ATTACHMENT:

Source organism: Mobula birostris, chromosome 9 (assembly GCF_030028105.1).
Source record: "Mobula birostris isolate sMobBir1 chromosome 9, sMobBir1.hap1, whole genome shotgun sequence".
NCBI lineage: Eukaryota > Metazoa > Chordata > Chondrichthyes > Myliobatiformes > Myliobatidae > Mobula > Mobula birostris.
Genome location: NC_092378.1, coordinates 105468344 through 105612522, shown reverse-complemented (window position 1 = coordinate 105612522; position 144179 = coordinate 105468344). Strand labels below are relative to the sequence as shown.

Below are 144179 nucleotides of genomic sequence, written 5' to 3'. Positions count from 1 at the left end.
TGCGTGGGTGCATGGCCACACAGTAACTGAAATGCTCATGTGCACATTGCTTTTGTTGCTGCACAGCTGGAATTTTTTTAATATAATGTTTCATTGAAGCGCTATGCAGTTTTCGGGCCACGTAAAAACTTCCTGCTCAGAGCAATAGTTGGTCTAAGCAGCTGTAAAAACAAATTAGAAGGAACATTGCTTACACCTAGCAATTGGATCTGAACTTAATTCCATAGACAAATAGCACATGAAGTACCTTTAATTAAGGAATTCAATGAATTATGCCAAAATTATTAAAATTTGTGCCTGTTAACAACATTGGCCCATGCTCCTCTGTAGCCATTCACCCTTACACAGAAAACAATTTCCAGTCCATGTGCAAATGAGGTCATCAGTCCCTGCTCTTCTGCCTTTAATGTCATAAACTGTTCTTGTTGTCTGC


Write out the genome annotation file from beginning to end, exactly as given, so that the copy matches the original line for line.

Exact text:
Source organism: Mobula birostris, chromosome 9 (assembly GCF_030028105.1).
Source record: "Mobula birostris isolate sMobBir1 chromosome 9, sMobBir1.hap1, whole genome shotgun sequence".
NCBI lineage: Eukaryota > Metazoa > Chordata > Chondrichthyes > Myliobatiformes > Myliobatidae > Mobula > Mobula birostris.
Genome location: NC_092378.1, coordinates 105468344 through 105612522, shown reverse-complemented (window position 1 = coordinate 105612522; position 144179 = coordinate 105468344). Strand labels below are relative to the sequence as shown.

Below are 144179 nucleotides of genomic sequence, written 5' to 3'. Positions count from 1 at the left end.
TGCGTGGGTGCATGGCCACACAGTAACTGAAATGCTCATGTGCACATTGCTTTTGTTGCTGCACAGCTGGAATTTTTTTAATATAATGTTTCATTGAAGCGCTATGCAGTTTTCGGGCCACGTAAAAACTTCCTGCTCAGAGCAATAGTTGGTCTAAGCAGCTGTAAAAACAAATTAGAAGGAACATTGCTTACACCTAGCAATTGGATCTGAACTTAATTCCATAGACAAATAGCACATGAAGTACCTTTAATTAAGGAATTCAATGAATTATGCCAAAATTATTAAAATTTGTGCCTGTTAACAACATTGGCCCATGCTCCTCTGTAGCCATTCACCCTTACACAGAAAACAATTTCCAGTCCATGTGCAAATGAGGTCATCAGTCCCTGCTCTTCTGCCTTTAATGTCATAAACTGTTCTTGTTGTCTGC